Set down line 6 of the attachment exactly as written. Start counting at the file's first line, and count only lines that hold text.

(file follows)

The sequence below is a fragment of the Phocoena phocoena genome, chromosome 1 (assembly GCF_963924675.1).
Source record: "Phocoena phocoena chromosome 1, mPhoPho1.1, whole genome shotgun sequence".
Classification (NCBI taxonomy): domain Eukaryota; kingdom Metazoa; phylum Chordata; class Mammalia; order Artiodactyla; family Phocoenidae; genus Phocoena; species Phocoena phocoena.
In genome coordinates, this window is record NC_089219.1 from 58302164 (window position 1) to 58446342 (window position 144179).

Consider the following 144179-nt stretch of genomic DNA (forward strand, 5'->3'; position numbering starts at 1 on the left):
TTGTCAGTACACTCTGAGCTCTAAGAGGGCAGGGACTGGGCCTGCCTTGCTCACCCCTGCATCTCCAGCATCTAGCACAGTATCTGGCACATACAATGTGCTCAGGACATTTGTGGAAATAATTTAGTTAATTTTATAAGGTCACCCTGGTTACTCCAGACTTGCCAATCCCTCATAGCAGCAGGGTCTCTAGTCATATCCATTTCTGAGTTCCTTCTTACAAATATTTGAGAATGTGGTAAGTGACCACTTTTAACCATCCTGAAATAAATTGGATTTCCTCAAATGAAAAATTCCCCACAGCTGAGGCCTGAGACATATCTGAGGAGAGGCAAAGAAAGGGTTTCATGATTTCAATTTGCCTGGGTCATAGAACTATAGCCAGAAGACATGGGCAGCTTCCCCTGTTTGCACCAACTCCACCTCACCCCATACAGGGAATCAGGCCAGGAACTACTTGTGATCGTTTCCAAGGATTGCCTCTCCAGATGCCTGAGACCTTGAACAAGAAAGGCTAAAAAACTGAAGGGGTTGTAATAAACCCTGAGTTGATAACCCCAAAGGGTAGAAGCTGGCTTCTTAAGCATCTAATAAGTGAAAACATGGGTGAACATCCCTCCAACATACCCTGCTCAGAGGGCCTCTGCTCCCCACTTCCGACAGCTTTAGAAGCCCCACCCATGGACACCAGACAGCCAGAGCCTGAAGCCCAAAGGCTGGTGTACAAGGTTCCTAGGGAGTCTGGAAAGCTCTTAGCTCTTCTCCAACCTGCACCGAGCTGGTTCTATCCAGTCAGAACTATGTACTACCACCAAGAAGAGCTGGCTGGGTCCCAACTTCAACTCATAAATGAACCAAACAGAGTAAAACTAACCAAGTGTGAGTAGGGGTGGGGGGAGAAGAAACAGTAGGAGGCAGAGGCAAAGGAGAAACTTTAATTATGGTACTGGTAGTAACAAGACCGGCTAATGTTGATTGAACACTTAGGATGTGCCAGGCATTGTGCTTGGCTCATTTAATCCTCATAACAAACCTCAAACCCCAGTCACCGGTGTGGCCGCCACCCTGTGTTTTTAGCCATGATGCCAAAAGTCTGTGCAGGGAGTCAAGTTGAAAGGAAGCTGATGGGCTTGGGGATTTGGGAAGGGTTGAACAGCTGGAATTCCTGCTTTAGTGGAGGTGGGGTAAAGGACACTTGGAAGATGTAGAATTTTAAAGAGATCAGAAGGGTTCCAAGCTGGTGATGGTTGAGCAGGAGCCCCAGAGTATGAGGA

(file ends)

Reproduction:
TTGTCAGTACACTCTGAGCTCTAAGAGGGCAGGGACTGGGCCTGCCTTGCTCACCCCTGCATCTCCAGCATCTAGCACAGTATCTGGCACATACAATGTGCTCAGGACATTTGTGGAAATAATTTAGTTAATTTTATAAGGTCACCCTGGTTACTCCAGACTTGCCAATCCCTCATAGCAGCAGGGTCTCTAGTCATATCCATTTCTGAGTTCCTTCTTACAAATATTTGAGAATGTGGTAAGTGACCACTTTTAACCATCCTGAAATAAATTGGATTTCCTCAAATGAAAAATTCCCCACAGCTGAGGCCTGAGACATATCTGAGGAGAGGCAAAGAAAGGGTTTCATGATTTCAATTTGCCTGGGTCATAGAACTATAGCCAGAAGACATGGGCAGCTTCCCCTGTTTGCACCAACTCCACCTCACCCCATACAGGGAATCAGGCCAGGAACTACTTGTGATCGTTTCCAAGGATTGCCTCTCCAGATGCCTGAGACCTTGAACAAGAAAGGCTAAAAAACTGAAGGGGTTGTAATAAACCCTGAGTTGATAACCCCAAAGGGTAGAAGCTGGCTTCTTAAGCATCTAATAAGTGAAAACATGGGTGAACATCCCTCCAACATACCCTGCTCAGAGGGCCTCTGCTCCCCACTTCCGACAGCTTTAGAAGCCCCACCCATGGACACCAGACAGCCAGAGCCTGAAGCCCAAAGGCTGGTGTACAAGGTTCCTAGGGAGTCTGGAAAGCTCTTAGCTCTTCTCCAACCTGCACCGAGCTGGTTCTATCCAGTCAGAACTATGTACTACCACCAAGAAGAGCTGGCTGGGTCCCAACTTCAACTCATAAATGAACCAAACAGAGTAAAACTAACCAAGTGTGAGTAGGGGTGGGGGGAGAAGAAACAGTAGGAGGCAGAGGCAAAGGAGAAACTTTAATTATGGTACTGGTAGTAACAAGACCGGCTAATGTTGATTGAACACTTAGGATGTGCCAGGCATTGTGCTTGGCTCATTTAATCCTCATAACAAACCTCAAACCCCAGTCACCGGTGTGGCCGCCACCCTGTGTTTTTAGCCATGATGCCAAAAGTCTGTGCAGGGAGTCAAGTTGAAAGGAAGCTGATGGGCTTGGGGATTTGGGAAGGGTTGAACAGCTGGAATTCCTGCTTTAGTGGAGGTGGGGTAAAGGACACTTGGAAGATGTAGAATTTTAAAGAGATCAGAAGGGTTCCAAGCTGGTGATGGTTGAGCAGGAGCCCCAGAGTATGAGGA